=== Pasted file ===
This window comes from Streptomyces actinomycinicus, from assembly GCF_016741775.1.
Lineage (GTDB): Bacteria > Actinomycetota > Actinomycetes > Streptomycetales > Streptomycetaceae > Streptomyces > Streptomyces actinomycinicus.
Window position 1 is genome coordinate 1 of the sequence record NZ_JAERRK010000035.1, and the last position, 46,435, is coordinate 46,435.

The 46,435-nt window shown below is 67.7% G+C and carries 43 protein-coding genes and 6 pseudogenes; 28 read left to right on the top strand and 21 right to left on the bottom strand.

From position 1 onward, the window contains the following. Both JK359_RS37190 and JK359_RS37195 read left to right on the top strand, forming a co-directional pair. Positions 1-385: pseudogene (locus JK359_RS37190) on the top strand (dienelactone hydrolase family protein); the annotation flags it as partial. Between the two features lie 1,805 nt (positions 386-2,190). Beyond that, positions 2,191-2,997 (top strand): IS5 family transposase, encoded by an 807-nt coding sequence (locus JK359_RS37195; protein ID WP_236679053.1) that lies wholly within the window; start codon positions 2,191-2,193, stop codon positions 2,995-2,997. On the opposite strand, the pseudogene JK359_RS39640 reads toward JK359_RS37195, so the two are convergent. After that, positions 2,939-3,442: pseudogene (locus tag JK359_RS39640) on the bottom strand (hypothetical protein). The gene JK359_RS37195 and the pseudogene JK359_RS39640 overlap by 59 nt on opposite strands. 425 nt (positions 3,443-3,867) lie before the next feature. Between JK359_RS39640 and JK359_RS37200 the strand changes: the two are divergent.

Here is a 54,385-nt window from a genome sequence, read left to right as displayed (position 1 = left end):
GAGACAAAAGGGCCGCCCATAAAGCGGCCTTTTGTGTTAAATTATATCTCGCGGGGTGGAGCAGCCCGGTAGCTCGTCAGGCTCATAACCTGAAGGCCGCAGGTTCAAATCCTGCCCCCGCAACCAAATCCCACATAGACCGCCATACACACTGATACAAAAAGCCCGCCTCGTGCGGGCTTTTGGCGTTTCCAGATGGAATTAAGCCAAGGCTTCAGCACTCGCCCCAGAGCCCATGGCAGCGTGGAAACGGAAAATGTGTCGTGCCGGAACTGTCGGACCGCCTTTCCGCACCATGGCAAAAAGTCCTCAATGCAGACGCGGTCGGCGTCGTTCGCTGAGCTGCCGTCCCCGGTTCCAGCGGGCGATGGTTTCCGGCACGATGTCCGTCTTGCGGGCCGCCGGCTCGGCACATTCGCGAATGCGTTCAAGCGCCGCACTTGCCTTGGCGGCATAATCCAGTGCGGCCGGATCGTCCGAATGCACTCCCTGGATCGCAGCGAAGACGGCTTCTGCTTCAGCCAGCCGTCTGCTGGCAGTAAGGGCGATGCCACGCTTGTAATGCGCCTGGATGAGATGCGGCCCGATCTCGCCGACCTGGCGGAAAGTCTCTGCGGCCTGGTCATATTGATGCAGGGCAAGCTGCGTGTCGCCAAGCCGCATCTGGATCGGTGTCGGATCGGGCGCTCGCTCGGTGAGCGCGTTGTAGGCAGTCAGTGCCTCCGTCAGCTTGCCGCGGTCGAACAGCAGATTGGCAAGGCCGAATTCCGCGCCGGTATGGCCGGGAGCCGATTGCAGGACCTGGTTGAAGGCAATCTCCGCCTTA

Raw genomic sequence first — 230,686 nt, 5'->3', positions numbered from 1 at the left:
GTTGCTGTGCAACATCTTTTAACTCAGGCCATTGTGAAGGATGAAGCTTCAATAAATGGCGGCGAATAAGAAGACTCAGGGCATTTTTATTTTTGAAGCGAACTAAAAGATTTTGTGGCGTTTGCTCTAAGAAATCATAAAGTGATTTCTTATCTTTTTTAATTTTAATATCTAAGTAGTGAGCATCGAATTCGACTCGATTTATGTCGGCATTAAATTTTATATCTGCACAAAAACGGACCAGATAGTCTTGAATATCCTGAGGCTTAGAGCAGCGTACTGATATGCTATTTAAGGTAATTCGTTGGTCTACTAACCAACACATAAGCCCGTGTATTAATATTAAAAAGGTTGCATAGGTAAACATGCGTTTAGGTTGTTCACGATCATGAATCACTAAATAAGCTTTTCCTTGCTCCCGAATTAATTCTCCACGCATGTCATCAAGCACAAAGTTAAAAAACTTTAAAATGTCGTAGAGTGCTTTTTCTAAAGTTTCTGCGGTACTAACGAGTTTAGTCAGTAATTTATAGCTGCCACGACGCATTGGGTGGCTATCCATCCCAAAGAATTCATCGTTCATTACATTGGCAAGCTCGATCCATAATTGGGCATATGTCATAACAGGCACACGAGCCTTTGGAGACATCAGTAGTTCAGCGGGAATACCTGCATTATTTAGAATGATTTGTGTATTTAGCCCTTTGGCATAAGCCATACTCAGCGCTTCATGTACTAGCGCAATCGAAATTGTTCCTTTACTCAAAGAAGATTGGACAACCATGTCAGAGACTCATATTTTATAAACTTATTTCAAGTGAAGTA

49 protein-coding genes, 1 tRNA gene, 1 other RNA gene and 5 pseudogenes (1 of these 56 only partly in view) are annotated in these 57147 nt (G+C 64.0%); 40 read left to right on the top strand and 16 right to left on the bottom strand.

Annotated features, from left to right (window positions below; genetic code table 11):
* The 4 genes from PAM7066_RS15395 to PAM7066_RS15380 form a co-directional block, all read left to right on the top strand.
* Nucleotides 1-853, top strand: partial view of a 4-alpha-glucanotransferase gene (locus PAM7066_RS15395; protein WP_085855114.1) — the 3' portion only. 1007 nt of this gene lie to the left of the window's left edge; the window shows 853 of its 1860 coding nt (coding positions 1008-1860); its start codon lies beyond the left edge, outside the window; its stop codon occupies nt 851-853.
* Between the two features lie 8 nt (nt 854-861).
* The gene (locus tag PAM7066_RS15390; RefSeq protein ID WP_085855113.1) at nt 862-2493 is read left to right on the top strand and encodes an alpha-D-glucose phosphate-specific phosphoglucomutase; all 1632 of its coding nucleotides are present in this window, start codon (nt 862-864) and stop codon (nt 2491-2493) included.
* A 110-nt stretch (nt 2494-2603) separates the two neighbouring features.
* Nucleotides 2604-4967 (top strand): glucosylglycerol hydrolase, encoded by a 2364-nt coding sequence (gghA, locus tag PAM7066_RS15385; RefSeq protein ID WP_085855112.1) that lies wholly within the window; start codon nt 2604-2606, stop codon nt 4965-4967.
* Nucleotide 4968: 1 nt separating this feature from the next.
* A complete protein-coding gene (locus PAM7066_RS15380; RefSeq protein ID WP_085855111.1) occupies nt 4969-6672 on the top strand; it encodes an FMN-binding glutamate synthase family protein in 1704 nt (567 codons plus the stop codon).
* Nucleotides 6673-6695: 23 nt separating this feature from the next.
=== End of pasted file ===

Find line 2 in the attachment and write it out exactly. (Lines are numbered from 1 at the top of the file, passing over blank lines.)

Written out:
Lineage (GTDB): Bacteria > Actinomycetota > Actinomycetes > Streptomycetales > Streptomycetaceae > Streptomyces > Streptomyces actinomycinicus.